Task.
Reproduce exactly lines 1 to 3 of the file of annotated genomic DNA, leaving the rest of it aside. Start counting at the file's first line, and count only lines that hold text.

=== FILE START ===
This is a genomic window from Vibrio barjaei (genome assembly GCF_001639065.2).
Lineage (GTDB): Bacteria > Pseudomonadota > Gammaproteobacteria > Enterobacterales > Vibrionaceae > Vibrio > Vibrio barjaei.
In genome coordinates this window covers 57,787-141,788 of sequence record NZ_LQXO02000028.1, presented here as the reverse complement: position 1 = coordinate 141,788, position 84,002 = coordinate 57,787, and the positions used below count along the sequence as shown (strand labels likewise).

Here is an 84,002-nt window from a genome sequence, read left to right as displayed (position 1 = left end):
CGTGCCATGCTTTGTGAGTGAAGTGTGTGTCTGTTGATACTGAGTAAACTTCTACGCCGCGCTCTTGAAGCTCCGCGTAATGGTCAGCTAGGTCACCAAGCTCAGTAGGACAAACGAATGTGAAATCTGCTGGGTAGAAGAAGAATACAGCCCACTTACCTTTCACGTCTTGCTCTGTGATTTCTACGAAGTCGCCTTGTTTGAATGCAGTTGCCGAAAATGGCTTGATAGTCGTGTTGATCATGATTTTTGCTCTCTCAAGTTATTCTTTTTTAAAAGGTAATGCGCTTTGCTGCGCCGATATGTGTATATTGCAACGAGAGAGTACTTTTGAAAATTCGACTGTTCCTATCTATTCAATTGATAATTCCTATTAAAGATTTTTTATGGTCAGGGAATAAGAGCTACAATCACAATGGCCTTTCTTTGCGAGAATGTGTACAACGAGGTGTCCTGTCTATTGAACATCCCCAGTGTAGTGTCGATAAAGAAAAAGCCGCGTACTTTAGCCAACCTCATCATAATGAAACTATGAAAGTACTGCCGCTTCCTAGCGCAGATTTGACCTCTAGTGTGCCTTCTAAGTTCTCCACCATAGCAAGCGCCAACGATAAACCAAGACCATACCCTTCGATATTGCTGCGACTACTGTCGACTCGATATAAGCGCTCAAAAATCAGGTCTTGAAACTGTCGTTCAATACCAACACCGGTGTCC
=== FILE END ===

This is a genomic window from Vibrio barjaei (genome assembly GCF_001639065.2).
Lineage (GTDB): Bacteria > Pseudomonadota > Gammaproteobacteria > Enterobacterales > Vibrionaceae > Vibrio > Vibrio barjaei.
In genome coordinates this window covers 57,787-141,788 of sequence record NZ_LQXO02000028.1, presented here as the reverse complement: position 1 = coordinate 141,788, position 84,002 = coordinate 57,787, and the positions used below count along the sequence as shown (strand labels likewise).